- GRAMMY Live
Welcome to The Set List. Here you'll find the latest concert recaps for many of your favorite, or maybe not so favorite, artists. Our bloggers will do their best to provide you with every detail of the show, from which songs were on the set list to what the artist was wearing to which out-of-control fan made a scene. Hey, it'll be like you were there. And if you like what you read, we'll even let you know where you can catch the artist on tour. Feel free to drop us a comment and let us know your concert experience. Oh, and rock on.
By Crystal Larsen
Universal City, Calif.
If there ever was an album-oriented '90s rock band, it was (and still is) Smashing Pumpkins. From 1993’s alt-rock gem Siamese Dream and 1995's 28-song collection, Melon Collie And The Infinite Sadness, to the heavy Zeitgeist and their recent ambitious release, Oceania, in 2007 and 2012, respectively, the album has remained an art form for the band. Fittingly, frontman Billy Corgan and his new crew — drummer Mike Byrne, bassist Nicole Fiorentino and guitarist Jeff Schroeder — opened their set on Oct. 14 at the Gibson Amphitheatre by performing Oceania in its entirety because, as Corgan stated, "That's what we do."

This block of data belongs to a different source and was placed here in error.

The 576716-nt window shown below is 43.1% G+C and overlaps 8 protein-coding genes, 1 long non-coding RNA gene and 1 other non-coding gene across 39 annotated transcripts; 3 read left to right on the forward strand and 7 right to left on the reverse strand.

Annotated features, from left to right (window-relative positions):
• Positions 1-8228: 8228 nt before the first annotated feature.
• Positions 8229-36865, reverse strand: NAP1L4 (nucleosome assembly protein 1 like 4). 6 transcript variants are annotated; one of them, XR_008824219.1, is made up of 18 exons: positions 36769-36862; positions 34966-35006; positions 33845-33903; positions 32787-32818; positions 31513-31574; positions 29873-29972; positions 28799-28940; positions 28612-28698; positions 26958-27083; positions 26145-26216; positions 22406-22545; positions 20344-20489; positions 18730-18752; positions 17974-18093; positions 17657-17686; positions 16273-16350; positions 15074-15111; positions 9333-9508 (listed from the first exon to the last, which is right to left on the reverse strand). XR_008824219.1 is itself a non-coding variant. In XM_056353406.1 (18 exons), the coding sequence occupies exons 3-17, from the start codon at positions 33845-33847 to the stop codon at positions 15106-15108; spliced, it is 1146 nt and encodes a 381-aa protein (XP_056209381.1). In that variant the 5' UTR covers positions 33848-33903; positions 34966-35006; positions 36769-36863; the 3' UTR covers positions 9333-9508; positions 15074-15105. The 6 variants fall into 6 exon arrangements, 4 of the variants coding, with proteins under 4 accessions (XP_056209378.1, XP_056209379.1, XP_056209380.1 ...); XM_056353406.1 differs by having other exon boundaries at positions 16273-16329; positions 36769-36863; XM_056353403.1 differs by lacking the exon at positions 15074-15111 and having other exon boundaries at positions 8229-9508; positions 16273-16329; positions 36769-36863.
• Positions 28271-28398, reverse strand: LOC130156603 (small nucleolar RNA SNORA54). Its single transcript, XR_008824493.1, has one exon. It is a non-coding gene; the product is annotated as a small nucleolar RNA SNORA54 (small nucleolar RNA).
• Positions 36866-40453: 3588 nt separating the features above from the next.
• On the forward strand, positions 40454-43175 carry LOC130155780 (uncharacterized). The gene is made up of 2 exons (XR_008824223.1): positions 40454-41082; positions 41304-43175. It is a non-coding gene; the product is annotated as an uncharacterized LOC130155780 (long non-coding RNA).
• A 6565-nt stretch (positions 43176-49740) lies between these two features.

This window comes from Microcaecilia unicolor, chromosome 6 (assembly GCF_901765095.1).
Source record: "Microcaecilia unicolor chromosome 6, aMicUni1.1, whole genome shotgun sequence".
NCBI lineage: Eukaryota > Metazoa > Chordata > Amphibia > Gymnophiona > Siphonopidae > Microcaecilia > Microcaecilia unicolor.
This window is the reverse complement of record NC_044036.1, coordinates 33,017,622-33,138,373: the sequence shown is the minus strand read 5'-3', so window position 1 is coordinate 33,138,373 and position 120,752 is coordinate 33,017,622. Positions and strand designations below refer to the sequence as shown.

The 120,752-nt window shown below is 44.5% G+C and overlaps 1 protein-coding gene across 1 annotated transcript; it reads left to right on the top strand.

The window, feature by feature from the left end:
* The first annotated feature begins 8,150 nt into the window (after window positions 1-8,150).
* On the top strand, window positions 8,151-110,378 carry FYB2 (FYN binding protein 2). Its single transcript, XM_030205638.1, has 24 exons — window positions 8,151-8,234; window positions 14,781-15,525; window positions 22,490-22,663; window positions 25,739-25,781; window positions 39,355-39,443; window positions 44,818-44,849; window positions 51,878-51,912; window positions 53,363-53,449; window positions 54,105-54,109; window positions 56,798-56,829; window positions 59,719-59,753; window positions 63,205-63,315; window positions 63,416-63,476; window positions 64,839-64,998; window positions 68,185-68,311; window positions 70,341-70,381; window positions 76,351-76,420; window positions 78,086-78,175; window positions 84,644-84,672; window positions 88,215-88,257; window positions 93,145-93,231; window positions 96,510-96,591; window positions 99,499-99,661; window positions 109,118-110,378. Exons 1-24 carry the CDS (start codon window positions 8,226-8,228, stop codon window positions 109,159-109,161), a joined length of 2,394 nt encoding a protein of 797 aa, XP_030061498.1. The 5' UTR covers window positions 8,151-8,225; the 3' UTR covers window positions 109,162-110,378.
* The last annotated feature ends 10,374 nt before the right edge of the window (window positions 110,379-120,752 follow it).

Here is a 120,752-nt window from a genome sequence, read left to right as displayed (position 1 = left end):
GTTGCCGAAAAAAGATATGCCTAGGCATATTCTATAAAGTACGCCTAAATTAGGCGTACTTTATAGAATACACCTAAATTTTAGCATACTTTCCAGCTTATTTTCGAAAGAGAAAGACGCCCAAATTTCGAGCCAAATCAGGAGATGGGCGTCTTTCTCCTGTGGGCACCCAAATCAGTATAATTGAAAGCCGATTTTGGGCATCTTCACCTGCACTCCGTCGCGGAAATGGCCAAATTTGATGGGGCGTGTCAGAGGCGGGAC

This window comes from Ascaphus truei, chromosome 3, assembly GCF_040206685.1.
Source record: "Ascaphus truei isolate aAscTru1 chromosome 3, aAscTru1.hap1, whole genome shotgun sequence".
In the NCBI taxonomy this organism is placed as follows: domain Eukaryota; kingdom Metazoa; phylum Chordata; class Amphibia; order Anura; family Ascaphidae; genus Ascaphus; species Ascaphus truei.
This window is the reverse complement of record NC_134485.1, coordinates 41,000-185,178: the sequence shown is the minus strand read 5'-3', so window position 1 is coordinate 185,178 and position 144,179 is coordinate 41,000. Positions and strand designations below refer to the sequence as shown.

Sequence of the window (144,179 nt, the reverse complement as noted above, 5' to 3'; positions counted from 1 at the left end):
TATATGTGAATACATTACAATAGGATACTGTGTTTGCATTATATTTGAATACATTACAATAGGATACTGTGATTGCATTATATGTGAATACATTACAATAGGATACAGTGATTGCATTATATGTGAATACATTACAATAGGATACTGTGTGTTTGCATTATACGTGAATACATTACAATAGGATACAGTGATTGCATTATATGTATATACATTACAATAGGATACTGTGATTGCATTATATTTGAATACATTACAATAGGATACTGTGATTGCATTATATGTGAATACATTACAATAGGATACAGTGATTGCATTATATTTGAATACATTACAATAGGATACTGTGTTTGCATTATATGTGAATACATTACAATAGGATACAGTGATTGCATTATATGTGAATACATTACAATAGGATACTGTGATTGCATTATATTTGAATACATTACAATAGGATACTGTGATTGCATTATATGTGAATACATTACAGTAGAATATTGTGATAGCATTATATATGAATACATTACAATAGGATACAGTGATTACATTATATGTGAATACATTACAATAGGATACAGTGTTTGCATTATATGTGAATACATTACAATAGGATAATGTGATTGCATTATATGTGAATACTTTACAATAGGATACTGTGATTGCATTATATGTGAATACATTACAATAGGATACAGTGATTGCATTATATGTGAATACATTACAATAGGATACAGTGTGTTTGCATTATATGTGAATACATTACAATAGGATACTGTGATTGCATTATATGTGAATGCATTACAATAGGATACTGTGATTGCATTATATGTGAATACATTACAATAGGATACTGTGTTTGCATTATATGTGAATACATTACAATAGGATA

Oceania is one of the most epic sets of songs Corgan has delivered since the late '90s, beginning with the arena-sized opener "Quasar," which last night started with a short intro from Corgan on keys before he led into a wailing guitar solo. Like clockwork, the black curtain that covered the back of the stage dropped to reveal a large white globe that throughout the night projected a series of cosmic images.
While Corgan has never been shy about expressing his feelings through his voice, the emotion dripping from every track on Oceania was potent. Highlights included the acoustic guitar-driven "The Celestials" on which Corgan warns, "Take a chance if you should go/Face upon your happy home," to "Pale Horse," which ends with Corgan longingly singing, "Please come back."
The first portion of the show was fittingly capped with the atmospheric closer "Wildflower," which featured all four members on keys backed by a series of hot-pink rotating lights that lined up like submarine windows. Picking up his electric guitar, Corgan submerged the audience with a liquefied guitar solo.
The band launched into the second half of the set with a crowd-pleasing take on David Bowie's "Space Oddity" before diving into the Smashing Pumpkins canon of classics. Early on, Corgan jokingly assured the crowd that the first part of the evening would be followed by "a few of those dusty classics — stuff off Dookie, Nevermind, Superunkown, and Van Halen."
The band never got to "All Apologies" or "Eruption" in their two-and-a-half-hour set, but they erupted with a series of songs that touched on power pop, metal, rock, and goth. After the unforgiving "X.Y.U.," the Pumpkins delivered the knockout punch of "Disarm," "Tonight, Tonight," "Bullet With Butterfly Wings," and "Zero," with "A Song For A Son," which Corgan wrote for his father, sandwiched between.
"L.A. is my lady tonight," said Corgan toward the end of the evening, recalling one of Frank Sinatra's tunes. The world, however, is still a vampire.
"My Love Is Winter"
"One Diamond, One Heart"
"Space Oddity" (David Bowie cover)
"Bullet With Butterfly Wings"
"A Song For A Son"
To catch Smashing Pumpkins in a city near you, click here for tour dates.